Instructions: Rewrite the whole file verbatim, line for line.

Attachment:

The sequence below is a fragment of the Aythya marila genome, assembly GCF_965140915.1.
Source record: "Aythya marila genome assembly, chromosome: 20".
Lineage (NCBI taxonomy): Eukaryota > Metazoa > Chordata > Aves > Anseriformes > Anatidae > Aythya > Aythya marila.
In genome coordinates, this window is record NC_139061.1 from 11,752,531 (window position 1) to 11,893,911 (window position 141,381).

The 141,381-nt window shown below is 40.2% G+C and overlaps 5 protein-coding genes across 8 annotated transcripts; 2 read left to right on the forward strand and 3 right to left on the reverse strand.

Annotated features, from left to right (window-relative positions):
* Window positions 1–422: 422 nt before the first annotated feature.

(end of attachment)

The sequence below is a fragment of the Aythya marila genome, assembly GCF_965140915.1.
Source record: "Aythya marila genome assembly, chromosome: 20".
Lineage (NCBI taxonomy): Eukaryota > Metazoa > Chordata > Aves > Anseriformes > Anatidae > Aythya > Aythya marila.
In genome coordinates, this window is record NC_139061.1 from 11,752,531 (window position 1) to 11,893,911 (window position 141,381).

The 141,381-nt window shown below is 40.2% G+C and overlaps 5 protein-coding genes across 8 annotated transcripts; 2 read left to right on the forward strand and 3 right to left on the reverse strand.

Annotated features, from left to right (window-relative positions):
* Window positions 1–422: 422 nt before the first annotated feature.